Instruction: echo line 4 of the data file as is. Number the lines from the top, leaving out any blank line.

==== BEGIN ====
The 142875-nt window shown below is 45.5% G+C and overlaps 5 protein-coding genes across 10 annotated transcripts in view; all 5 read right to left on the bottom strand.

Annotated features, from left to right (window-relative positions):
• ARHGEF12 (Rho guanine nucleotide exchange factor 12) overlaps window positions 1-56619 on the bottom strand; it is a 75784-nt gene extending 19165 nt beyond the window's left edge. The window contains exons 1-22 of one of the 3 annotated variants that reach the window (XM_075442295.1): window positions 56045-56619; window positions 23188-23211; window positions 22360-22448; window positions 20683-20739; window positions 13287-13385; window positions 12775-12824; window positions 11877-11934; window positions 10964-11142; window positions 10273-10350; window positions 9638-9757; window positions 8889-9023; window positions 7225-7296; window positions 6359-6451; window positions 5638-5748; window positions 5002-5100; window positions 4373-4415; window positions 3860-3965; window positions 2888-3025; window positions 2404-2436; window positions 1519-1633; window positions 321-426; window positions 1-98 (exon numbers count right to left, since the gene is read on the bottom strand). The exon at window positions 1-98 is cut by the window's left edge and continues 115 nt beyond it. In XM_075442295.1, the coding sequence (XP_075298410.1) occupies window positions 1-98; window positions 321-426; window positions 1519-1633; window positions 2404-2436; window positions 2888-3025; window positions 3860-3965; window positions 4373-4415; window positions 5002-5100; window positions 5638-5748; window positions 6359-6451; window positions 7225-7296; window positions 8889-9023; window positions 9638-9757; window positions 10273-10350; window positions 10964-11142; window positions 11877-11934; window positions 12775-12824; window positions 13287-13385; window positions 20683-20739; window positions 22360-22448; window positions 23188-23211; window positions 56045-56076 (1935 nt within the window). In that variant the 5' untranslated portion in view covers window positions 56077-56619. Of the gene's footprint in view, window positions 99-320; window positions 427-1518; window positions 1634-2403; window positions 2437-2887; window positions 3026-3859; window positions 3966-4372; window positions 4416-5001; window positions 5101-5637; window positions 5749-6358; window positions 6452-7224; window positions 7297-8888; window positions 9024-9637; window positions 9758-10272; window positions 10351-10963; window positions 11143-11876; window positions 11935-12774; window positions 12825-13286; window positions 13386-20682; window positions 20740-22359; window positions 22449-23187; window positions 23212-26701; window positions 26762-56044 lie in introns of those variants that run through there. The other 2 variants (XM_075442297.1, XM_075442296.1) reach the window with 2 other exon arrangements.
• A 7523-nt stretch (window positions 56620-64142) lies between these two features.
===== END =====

• A 7523-nt stretch (window positions 56620-64142) lies between these two features.